The Somalia affair made clear that geopolitics profoundly shapes the conditions under which racial violence occurs. These conditions and this violence also define what “peacekeeping” is all about: it’s about countries from the North going to the South and feeling superior about themselves. Peacekeeping in Somalia enabled Canada to position itself as a middle power that was pulling its weight and thus deserved to enjoy the benefits that come with being a member of the family of white nations.
Canada enters the geopolitical field as an innocent nation and as a middle power, and I’ve sometimes found myself laughing at the recognizable postures that middle power countries assume when participating in empire. As somebody who studies Canada, it’s been very easy to understand how this mythology is used by other middle powers.
A middle power white nation like Norway deploys the same mythologies as Canada. Like us, they are innocent and humanitarian. The strategy that Canada has employed is similar to what other middle power nations do. We say we’re the world’s peacekeeper and Norwegians say that they’re the world’s humanitarians. In both cases, the claim is used to disavow the nation’s acts of exclusion and violence. Like Canada, Norway participates in colonial activities indirectly. It benefits from trade arrangements and the labour of people from the South, and enjoys the things that come with being in the club of nations from the North.
How do claims about “democracy” and “human rights” produce race in a contemporary context?
Race talk is always decontextualized talk. When you say these people are superior and these people are inferior, you are never talking about history or about specifics. Democracy becomes race talk precisely because it’s talked about as if it was a quality a person possessed. That’s racist territory. We need to talk about democracy not as an innate characteristic or point of development but as a political process. Then we have to ask: “what has impeded it?” There won’t be people born with a missing gene that makes democracy incomprehensible. The Taliban isn’t a strange race of men that descended from the mountains of Afghanistan that innately loves beards and oppressing women and hates democracy. That’s magical talk! Where did the Taliban come from? What is its socialization? What is its history? That’s reasonable talk. Race talk is really unsophisticated talk. It is about genetics, innate qualities, and things like that.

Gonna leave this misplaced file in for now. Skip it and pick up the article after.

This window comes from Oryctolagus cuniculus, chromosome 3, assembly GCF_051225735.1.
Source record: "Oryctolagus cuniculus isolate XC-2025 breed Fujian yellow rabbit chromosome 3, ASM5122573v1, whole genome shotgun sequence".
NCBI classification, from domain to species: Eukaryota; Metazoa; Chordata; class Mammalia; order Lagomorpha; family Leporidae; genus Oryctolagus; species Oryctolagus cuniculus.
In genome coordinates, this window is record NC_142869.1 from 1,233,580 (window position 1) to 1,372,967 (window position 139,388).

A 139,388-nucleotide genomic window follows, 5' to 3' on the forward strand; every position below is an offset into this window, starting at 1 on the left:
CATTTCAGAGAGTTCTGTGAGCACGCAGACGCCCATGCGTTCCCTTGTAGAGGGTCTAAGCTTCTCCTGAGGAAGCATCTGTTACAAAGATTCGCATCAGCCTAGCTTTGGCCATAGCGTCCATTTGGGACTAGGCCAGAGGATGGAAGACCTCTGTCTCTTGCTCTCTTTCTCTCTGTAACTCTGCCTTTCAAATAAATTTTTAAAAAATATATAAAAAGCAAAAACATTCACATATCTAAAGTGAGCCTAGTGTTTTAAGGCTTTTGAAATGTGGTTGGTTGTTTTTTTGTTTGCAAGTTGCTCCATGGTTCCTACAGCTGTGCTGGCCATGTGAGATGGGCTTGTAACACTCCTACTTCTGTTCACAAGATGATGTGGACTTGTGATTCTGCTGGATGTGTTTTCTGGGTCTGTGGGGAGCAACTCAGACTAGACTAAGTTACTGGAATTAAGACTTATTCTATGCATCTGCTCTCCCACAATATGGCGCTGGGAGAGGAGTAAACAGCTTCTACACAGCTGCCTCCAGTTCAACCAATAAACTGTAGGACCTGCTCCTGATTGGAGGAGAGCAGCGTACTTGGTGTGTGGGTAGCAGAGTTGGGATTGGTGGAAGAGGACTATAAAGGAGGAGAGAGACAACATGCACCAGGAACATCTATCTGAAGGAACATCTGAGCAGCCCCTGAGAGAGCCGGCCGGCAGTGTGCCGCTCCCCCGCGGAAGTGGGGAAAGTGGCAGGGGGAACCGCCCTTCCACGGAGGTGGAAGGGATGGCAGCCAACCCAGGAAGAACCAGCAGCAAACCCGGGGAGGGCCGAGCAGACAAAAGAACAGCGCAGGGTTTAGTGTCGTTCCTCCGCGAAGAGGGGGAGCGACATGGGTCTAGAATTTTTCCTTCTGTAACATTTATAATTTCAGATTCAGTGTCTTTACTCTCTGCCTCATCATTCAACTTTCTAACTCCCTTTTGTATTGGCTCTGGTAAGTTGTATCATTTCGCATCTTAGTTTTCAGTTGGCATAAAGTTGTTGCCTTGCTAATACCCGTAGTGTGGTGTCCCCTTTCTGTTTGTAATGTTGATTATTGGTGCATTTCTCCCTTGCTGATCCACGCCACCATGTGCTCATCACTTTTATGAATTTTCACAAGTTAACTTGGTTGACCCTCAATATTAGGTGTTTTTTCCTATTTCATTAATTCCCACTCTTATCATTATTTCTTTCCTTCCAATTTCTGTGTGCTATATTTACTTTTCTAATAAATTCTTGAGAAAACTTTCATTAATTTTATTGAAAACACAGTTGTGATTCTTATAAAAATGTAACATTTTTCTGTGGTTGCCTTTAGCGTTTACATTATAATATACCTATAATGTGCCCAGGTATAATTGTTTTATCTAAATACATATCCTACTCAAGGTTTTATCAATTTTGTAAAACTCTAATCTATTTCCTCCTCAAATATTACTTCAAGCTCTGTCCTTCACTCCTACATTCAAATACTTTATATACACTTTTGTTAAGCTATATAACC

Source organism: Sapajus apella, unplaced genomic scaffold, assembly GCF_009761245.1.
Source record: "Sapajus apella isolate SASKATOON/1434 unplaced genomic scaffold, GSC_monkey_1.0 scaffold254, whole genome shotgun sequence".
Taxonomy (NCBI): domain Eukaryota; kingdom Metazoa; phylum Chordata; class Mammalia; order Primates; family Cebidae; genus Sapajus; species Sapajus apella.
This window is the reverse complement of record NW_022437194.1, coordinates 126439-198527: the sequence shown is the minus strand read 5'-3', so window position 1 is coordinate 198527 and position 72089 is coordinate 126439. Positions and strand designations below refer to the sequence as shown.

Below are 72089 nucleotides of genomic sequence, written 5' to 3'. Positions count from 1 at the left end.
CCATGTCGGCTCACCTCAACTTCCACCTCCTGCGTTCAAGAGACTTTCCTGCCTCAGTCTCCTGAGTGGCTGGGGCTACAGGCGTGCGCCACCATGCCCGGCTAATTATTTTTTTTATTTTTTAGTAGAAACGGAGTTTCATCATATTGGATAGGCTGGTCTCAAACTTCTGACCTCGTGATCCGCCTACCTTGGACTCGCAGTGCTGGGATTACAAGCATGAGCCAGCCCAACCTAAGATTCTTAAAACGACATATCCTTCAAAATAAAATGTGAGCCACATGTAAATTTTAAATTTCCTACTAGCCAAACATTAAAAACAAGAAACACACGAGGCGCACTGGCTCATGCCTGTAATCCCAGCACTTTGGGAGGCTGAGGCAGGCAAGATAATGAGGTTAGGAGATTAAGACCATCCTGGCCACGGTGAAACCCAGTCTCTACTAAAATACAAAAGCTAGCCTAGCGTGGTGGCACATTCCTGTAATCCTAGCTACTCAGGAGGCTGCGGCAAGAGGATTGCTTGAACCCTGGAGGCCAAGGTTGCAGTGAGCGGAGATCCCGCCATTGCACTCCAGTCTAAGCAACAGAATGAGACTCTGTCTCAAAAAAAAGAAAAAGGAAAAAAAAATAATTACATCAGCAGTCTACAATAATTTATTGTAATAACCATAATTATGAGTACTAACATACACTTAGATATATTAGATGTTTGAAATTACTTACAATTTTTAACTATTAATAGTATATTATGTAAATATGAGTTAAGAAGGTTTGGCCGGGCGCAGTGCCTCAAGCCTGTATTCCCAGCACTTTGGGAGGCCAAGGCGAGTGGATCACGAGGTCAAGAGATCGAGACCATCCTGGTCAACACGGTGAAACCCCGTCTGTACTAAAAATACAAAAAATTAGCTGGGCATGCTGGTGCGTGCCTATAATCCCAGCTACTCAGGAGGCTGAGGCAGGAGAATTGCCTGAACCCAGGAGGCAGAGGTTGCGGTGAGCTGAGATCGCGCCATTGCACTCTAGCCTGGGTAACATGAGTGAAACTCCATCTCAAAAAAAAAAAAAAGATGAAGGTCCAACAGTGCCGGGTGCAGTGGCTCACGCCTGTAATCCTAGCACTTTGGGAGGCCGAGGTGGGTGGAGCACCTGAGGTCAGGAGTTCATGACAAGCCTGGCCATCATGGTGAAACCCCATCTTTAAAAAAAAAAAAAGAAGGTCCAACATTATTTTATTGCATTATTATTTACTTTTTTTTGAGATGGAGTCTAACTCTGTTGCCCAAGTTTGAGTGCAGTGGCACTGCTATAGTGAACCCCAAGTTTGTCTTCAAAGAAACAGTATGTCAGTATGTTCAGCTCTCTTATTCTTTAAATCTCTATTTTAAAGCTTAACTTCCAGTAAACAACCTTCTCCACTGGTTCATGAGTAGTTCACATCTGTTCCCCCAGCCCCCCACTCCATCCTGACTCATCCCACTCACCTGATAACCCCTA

You’ve drawn attention to some of the racist assumptions underlying prevailing ideas of “the modern.” How do you think activists should take up your call to question “the modern” as an explicitly racial process?
The things that get called “modern” – democracy, human rights, individualism, and equality – don’t sound like they are about race at all. However, it’s terribly important to understand that this is how race talk happens. It’s not very different from how, in the 18th century, Montesquieu argued in his Spirit of the Laws that people who live in warm climates are not able to be democratic or rational. That’s exactly what “pre-modern” and “modern” talk is about. We understand Montesquieu to be racist – he took a whole category of people and said because these people are hot all the time they are never going to be democratic. However, the same thing happens today. People say that there are groups of people that are never going to make it to the modern stage. Guess what? It’s the same groups of people that Montesquieu had in mind.
Because race talk is organized around notions of democracy, secularism, and so on, it means that activists are in a terrible bind. We can’t be against democracy! Nevertheless, it’s necessary to name the colour line and the race talk present in concepts to which we are otherwise committed. The only thing we can do as activists is insist on historicizing and contextualizing, which is really difficult in a world of sound bites. What the reporter’s going to hear is that you don’t like democracy and that you think it’s fine to stone a woman. It will take you three paragraphs to contextualize what race is doing in the context of concepts like democracy and secularism. In a way, the dilemma of the activist and the scholar is the same. Both are put in the position of needing to say: “well, it’s not exactly because I’m religious that I’m against secularism.” At first, it appears to be a nonsensical statement and you have to explain it to get beyond the dualisms.
Activists often establish a very clear line between what’s good and what’s bad and it’s hard to mobilize people around nuances. How do you think activists could do this better?
Activists and scholars sometimes have no choice but to engage in debates on terms that have already been set. You might say “yes, democracy is exactly what I’m committed to” and then try to get a word in edgewise about what that “democracy” might look like. Trouble arises when you’re on terrain that takes longer to explain. Secularism is an example of that, and it’s further complicated by our own unease. If you’ve spent your whole life being against organized religion, it’s really difficult to stand up and say “secularism does some bad things.” It doesn’t sit well, but war makes for extreme bedfellows. You can end up standing with people with whom you wouldn’t last two minutes – strongly religious or conservative people.